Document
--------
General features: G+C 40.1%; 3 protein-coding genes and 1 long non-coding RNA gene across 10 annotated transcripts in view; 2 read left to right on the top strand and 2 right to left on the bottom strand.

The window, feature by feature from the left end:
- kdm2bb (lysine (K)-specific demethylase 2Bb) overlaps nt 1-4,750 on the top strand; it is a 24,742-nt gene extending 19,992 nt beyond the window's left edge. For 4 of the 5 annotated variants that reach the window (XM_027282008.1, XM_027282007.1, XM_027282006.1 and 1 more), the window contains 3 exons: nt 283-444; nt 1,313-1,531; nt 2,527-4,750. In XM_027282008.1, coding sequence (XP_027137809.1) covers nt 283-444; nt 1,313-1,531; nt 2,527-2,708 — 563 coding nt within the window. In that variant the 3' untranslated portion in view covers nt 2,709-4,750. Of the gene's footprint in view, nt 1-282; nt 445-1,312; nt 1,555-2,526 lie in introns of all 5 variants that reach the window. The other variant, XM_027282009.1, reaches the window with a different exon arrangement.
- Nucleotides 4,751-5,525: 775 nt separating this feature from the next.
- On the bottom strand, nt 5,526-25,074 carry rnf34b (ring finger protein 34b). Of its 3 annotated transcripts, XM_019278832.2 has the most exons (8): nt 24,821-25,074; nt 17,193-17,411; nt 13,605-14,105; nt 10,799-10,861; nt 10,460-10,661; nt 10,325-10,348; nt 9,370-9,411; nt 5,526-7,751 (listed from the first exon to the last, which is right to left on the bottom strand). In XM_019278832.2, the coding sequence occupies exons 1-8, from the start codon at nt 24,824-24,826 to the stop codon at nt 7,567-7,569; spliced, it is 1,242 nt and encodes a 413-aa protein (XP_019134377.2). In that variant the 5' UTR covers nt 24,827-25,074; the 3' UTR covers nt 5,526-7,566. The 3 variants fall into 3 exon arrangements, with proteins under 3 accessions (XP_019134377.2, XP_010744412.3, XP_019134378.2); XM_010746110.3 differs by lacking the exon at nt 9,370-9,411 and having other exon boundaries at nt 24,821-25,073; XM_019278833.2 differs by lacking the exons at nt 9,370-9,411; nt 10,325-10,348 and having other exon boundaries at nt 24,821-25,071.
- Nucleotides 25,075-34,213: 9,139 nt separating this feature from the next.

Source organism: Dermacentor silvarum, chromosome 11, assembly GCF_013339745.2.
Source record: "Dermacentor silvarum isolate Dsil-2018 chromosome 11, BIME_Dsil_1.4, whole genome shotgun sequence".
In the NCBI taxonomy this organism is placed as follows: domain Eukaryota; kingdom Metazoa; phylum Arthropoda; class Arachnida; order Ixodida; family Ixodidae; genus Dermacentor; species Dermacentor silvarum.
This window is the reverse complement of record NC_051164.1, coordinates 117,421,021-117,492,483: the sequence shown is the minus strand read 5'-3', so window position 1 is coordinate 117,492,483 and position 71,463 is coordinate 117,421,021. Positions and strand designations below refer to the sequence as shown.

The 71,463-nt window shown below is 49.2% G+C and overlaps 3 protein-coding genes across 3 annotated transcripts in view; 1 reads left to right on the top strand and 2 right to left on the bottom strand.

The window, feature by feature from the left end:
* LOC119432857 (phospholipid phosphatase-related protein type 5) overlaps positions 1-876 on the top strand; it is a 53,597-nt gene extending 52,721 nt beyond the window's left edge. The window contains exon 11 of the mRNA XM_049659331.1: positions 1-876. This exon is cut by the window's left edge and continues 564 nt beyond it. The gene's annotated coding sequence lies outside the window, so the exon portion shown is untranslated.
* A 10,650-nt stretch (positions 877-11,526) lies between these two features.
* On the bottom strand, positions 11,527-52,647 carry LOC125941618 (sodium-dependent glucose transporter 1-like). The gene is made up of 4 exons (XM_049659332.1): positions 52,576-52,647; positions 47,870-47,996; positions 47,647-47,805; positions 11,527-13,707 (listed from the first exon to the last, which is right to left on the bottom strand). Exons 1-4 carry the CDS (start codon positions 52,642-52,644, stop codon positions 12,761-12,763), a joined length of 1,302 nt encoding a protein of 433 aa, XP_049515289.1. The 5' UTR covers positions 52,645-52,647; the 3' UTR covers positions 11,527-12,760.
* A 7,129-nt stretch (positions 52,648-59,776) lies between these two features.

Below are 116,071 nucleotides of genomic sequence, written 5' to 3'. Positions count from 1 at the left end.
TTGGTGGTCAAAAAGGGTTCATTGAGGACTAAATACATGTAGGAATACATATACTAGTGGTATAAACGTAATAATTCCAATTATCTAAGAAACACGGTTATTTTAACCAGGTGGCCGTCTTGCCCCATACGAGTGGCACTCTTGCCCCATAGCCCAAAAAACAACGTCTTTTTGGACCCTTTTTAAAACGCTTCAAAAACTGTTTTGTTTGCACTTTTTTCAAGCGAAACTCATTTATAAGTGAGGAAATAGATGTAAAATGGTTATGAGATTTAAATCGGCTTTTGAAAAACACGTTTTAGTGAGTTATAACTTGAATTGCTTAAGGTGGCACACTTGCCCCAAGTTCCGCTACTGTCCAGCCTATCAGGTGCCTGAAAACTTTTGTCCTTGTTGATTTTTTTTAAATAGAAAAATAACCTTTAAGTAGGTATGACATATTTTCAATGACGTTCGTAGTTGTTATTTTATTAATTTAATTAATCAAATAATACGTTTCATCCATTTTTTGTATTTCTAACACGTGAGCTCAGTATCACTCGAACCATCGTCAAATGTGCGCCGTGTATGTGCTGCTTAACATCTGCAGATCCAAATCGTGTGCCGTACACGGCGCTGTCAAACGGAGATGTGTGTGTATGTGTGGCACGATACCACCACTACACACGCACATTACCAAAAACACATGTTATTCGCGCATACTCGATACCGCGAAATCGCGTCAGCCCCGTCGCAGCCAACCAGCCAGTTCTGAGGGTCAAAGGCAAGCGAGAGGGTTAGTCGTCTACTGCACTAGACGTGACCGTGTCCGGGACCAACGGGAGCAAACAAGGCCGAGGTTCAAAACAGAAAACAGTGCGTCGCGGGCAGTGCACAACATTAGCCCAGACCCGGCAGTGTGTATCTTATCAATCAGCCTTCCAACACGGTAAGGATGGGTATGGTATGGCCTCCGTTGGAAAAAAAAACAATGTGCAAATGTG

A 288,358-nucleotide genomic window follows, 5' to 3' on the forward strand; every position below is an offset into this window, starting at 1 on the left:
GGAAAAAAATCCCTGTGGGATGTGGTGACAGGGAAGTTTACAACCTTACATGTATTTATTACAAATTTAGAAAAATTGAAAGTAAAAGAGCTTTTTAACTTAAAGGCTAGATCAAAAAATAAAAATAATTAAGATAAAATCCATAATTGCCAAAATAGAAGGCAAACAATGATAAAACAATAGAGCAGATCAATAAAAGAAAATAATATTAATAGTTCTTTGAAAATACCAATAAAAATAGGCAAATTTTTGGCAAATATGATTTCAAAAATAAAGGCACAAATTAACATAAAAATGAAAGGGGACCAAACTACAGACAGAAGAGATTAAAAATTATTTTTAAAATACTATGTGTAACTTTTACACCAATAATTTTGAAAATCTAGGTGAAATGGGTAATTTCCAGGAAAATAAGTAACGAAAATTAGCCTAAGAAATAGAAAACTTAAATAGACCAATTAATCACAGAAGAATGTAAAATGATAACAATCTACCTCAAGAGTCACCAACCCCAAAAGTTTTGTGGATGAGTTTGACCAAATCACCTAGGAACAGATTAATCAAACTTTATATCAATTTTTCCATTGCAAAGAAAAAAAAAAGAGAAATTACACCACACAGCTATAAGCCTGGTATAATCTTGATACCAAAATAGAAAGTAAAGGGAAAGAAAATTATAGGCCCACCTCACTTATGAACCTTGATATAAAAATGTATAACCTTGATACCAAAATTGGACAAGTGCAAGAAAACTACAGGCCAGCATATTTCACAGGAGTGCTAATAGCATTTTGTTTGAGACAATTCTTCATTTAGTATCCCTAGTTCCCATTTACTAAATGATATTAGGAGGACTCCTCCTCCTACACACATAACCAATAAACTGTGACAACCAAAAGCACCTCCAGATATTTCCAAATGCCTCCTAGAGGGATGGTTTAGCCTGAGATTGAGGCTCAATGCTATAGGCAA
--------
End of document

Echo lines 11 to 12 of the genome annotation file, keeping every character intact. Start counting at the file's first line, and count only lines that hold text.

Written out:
The 71,463-nt window shown below is 49.2% G+C and overlaps 3 protein-coding genes across 3 annotated transcripts in view; 1 reads left to right on the top strand and 2 right to left on the bottom strand.

The window, feature by feature from the left end: